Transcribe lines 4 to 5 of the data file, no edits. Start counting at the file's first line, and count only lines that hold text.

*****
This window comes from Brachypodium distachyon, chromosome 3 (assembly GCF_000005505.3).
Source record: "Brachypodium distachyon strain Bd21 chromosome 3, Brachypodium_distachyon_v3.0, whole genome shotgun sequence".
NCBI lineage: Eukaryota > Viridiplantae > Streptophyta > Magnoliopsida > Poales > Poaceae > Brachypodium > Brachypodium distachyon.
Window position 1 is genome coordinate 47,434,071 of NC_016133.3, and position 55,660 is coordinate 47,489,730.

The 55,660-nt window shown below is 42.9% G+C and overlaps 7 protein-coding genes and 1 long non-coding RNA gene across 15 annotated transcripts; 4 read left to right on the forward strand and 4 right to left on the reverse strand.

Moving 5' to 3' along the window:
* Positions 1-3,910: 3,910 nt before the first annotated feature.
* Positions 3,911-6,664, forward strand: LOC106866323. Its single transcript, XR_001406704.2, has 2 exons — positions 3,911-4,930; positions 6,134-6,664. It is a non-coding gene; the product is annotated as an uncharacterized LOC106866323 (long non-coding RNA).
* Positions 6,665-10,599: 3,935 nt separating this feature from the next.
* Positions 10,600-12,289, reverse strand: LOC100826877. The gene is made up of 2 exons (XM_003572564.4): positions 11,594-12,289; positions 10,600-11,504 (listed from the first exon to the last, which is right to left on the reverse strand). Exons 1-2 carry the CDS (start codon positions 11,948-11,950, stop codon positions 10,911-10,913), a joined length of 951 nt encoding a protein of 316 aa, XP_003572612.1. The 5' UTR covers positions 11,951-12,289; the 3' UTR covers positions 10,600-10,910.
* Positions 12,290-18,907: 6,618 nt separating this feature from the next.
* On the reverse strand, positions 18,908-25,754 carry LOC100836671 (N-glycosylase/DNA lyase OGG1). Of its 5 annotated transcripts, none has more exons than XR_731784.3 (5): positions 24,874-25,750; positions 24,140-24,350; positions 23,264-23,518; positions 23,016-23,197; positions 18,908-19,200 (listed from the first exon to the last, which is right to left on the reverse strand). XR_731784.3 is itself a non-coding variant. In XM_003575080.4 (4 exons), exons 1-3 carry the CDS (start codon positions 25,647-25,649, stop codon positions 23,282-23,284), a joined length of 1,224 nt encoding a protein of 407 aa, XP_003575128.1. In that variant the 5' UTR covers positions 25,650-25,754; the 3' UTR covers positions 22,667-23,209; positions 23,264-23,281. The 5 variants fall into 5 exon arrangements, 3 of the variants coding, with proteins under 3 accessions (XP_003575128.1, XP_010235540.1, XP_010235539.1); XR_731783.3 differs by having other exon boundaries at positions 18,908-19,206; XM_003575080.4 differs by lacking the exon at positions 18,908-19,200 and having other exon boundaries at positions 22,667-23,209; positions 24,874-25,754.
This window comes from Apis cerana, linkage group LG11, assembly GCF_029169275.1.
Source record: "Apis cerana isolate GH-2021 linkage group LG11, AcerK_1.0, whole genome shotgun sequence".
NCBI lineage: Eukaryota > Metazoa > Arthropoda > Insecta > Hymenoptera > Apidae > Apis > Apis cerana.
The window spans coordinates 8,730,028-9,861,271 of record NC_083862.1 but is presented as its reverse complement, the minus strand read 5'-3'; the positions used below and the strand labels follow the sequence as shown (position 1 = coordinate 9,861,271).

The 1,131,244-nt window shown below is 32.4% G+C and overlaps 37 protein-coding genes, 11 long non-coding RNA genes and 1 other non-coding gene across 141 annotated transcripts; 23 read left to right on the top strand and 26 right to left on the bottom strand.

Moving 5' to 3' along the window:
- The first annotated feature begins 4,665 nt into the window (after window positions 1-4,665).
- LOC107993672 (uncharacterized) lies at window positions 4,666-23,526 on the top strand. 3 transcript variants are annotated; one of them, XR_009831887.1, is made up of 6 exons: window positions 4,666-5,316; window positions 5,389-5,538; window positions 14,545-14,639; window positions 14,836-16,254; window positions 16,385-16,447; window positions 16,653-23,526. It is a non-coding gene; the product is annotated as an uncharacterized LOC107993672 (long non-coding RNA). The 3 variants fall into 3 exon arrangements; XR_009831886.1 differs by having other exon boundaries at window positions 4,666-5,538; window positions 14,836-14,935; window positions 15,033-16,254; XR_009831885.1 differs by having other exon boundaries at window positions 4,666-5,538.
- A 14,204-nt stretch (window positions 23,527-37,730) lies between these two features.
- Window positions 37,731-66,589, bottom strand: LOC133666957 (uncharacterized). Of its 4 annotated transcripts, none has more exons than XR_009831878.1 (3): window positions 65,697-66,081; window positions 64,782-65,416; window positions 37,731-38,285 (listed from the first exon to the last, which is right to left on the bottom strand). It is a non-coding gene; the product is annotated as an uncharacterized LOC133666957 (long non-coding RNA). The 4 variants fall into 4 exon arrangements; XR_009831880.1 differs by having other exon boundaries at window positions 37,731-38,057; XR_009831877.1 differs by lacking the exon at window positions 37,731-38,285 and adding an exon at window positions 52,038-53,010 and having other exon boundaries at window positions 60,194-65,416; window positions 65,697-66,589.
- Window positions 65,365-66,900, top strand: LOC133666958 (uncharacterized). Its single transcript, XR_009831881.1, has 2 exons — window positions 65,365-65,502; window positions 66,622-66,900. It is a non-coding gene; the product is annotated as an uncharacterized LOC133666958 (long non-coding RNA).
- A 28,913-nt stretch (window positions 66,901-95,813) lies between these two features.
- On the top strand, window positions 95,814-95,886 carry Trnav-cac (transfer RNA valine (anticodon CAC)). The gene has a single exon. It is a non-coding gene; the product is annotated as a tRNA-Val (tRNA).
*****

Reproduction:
Window position 1 is genome coordinate 47,434,071 of NC_016133.3, and position 55,660 is coordinate 47,489,730.

The 55,660-nt window shown below is 42.9% G+C and overlaps 7 protein-coding genes and 1 long non-coding RNA gene across 15 annotated transcripts; 4 read left to right on the forward strand and 4 right to left on the reverse strand.